If the political parties zone the position to the South, I don’t want the contestations to be brought down to levels we had passed. We don’t need a parochial overlord or ethnic supremacist or get someone to the presidency on the basis of a sense of entitlement based on ethnic identification. The irreducible characteristics that I am looking for in a President of a restructured Nigeria are: he or she must be intellectually sound and of very good health, incorruptible, must have demonstrated passionate regard for common humanity, the rule of law justice and equity, the workings of a federal structure in the 21st century and digital governance.
Afenifere recently said, No restructuring, No 2023 poll. Where do you stand?
I have been consistent in calling for restructuring. Way back in 1984, at the Annual Conference of the Nigerian Political Science Association in Ilorin, Kwara State, I presented a paper in which I drew attention to the institutionalised deformities in our political and economic structures. The Association then was Professor Sam Oyovbaire. He almost got locked up for the critical issues he raised in his Presidential Address. General Muhamadu Buhari was the Head of State then and Salaudeen Bola Latinwo of the Nigerian Air Force was our guest of honour as Governor of Kwara State. He expressed his discomfort with us but we owed it a patriotic duty to our country as scholars to display its mirror image reflected from our research findings.
Today, with the intervening variables Nigeria is in serious need of restructuring than ever before.
Nigerian youths under the auspices of Youths Earnestly Demand for Goodluck Jonathan 2023 promised not only to purchase nomination forms but also compel the Former President to contest the 2023 Presidential election. Do you see him taking Nigeria out of the woods?
Sometimes, youthful exuberance could throw up some jokes!
Some persons say Nigeria couldn’t survive beyond six months. Do you share this view?
I don’t share such a view. I have faith that with concerned patriots working together for justice, peace, unity and development against the self-seeking self-serving nation-destroyers, we shall overcome and reconstruct rather than destroy Nigeria. It was a similar feeling of gloom, which some days ago prompted Sola Aina, a nephew of mine, to ask whether we had become a knife that has no way of repairing its own handle by itself?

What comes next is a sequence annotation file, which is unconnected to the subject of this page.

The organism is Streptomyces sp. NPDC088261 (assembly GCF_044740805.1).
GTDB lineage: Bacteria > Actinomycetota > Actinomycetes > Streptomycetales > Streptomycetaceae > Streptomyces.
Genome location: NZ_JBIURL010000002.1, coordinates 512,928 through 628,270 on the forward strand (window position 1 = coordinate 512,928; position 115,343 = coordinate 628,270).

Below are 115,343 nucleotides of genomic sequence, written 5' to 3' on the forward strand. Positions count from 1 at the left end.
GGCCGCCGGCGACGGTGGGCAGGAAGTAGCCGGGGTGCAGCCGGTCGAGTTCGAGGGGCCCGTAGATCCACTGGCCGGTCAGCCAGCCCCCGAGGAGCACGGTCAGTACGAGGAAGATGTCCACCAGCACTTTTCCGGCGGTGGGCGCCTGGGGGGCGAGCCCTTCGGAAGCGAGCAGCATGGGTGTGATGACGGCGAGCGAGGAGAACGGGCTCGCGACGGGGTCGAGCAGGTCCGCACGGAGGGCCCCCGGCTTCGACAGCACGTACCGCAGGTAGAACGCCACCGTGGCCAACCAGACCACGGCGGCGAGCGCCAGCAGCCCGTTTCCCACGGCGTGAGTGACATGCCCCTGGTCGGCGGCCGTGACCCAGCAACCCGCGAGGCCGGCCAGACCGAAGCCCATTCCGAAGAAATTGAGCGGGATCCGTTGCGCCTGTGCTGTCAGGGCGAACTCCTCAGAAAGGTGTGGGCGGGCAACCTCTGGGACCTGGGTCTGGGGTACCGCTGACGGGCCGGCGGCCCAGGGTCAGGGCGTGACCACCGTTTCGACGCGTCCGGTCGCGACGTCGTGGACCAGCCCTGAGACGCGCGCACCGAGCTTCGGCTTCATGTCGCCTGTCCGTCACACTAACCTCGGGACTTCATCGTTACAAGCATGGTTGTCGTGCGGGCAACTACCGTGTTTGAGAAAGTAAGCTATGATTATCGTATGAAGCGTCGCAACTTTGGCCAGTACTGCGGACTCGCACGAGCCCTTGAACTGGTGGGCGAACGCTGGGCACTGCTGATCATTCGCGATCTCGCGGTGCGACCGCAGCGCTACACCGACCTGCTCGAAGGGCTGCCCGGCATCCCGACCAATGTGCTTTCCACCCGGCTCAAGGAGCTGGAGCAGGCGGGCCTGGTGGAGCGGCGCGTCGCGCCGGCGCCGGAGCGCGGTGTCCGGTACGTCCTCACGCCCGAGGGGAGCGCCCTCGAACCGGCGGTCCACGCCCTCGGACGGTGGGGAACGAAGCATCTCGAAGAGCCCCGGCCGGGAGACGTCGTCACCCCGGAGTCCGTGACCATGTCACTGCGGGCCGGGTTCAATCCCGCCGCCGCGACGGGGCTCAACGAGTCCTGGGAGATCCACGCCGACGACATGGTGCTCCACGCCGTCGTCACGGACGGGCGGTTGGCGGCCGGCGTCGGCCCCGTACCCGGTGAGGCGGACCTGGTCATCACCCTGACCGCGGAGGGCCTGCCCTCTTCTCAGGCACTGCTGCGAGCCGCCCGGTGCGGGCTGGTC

There is certainly no shortage of ideas with which to solve our national problems. But even the best solutions are useless if we are not going to carry them out successfully. When a person is extremely ill and is struggling against a paralyzing disease, no amount of advice, exhortation or remonstration can galvanize such a person into recovery. In a country where there is disunity among the populace, insincerity among the leaders and apathy within the government, the quest for a solution must go beyond eloquent rhetoric. Extraordinary problems call for extraordinary solutions, otherwise extraordinary consequences should be expected, so, time for all of us to wake up before it is too late.
The former General Secretary of the National Union of petroleum and Natural Gas Workers (NUPENG), Chief Frank Kokori, charged the 17 southern governors in the country to arm youths and vigilante groups in their states as a proactive measure against marauding herdsmen and bandits. Is this an ideal approach?
As should be expected of a true federation, every state must work out the approach best suited to its peculiar situation and only borrow ideas from others where applicable.
On agitation for secession, some are of the view that the North is better prepared for it than the South. Do you share this view?
All of them, North and South, have not given serious thoughts to the implications of secession. Otherwise, they would not have been talking without sufficient caution.
With Sunday Igboho’s action and utterances, can we say he is using the best approach to achieve independence of the Yoruba?
My observation is that he is passionate about issues of justice, equity and freedom in his immediate environment. Ethnic nationalism could be elevated to broader nationalism, leading to the promotion of common humanity when and if properly handled.
What is your reaction to the banning of open grazing by Southern governors?
Those opposed to the banning of open grazing are wicked people. They take joy or benefit from using or seeing children of poor Nigerians trekking a hundred kilometres following cows about while their own children are in schools or in the comfort of their homes. We are in the 21st century for goodness sake and ranching is the answer. Besides, what the Southern Governors have done was to give effect to the judgment of Justice Adewale Thompson, which banned open grazing on 17th April 1969 in suit no AB/26/66 at the Abeokuta Division of the High Court.